Social Determinants of Health

4 Ways Underserved Patient Populations are Unique in Healthcare Settings

FQHCs and health centers provide invaluable healthcare services, but your work carries an extra level of complexity. You’re working with underserved populations that have specific needs — needs that directly impact your approach to treatment, communications, and even patient outcomes. This is why it’s important to genuinely understand what makes underserved populations so unique in healthcare settings. Getting a handle on these factors means that you can better serve your communities and do so in ways that introduce them to a positive patient experience and a healthy relationship with your organization.

Let’s take a look at four of the most impactful factors.

Social Determinants of Health

Social Determinants of Health, the mix of conditions that people are born into and move through as we age — can have a significant impact on your patients. Traits like education, economic stability, and community and social contexts are fundamental to how underserved patients experience healthcare. These traits also set them apart from other populations. One good example is people in medically underserved areas and populations (MUA/MUPs). This can include homeless people, low-income, Medicaid-eligible people, even migrant farmworkers, and Native Americans. These groups can be subject to specific challenges around access to food, paying for healthcare services, and even accessing one of your facilities in ways that other populations aren’t. 

How the Underserved Use Tech

Underserved populations have a relationship with technology that runs along a broad spectrum, and understanding this range can help you bring them the best care possible. Take older adults for example. They’ve lived fewer years with technology, tend to have dexterity issues, and significant percentages of the elderly population have vision issues. But that’s only part of the story. A report by Experian found that a full 94% of the Silent Generation, born between 1925 and 1942, engaged in texting — a number that beats out all other younger generations. Technology also directly intersects with social determinants of health. Limited broadband access has been found to dampen patient portal accessibility and in turn, health equity, according to the Journal of Informatics in Health and Biomedicine. Understanding how patients feel about technology, what types of tech they use the most, and the barriers they face can translate into distinct opportunities to improve outreach and deepen engagement.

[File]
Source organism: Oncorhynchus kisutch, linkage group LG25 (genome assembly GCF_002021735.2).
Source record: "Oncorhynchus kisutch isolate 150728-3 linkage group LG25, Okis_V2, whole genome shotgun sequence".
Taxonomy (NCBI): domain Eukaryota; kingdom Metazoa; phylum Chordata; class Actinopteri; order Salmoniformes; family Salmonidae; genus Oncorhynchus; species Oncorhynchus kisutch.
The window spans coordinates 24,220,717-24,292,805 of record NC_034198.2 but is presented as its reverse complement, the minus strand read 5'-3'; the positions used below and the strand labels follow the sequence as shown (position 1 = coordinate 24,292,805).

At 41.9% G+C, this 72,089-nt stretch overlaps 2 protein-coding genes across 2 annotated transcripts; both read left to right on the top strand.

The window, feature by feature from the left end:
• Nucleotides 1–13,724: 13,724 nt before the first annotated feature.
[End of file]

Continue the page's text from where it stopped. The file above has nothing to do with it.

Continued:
Cultural Considerations

Culture impacts much of the way we interact with the world, and this is especially true for underserved populations in healthcare settings. Factors like language, customs, beliefs and superstitions, values and socialization can differ between national and ethnic groups, racial demographics, and even regions. For example, nurses are taught to be aware that an estimated 24% of Black individuals and 21% of Hispanic people live below the poverty line, in comparison to White residents at 9% — economic differences that impact individual relationships with healthcare. Latino individuals who aren’t confident in their ability to communicate in English often avoid visits to the doctor. This same group also faces challenges around immigration status. For example, the recently published “public charge” rule would allow the federal government to deny green cards to immigrants who use Medicaid, housing vouchers, food stamps, and other forms of public assistance. Some of the most common obstacles in serving the underserved can often be addressed by understanding the cultural perspective from which a family, individual, or group is coming.

Health Status

Often, health status itself can differentiate an underserved group from the general population. People with chronic diseases like diabetes and hypertension are especially at risk of poor health outcomes and according to the American Journal of Managed Care (AJMC) report poor health days twice as frequently as the general population. Another group, disabled individuals, are likely familiar with the health system, but that same disability might be a barrier to accessing care. Populations like these often benefit from healthcare delivery models, like care management teams, that have been developed and evaluated to manage the needs of patients with complex health conditions.

While all of these factors present a challenge, they also provide a window of opportunity for FQHCs, CHCs, and health centers around the country to better understand their patients and support them in their health journey. If you’d like to learn more about how your organization can step into that window, fill out the form below.

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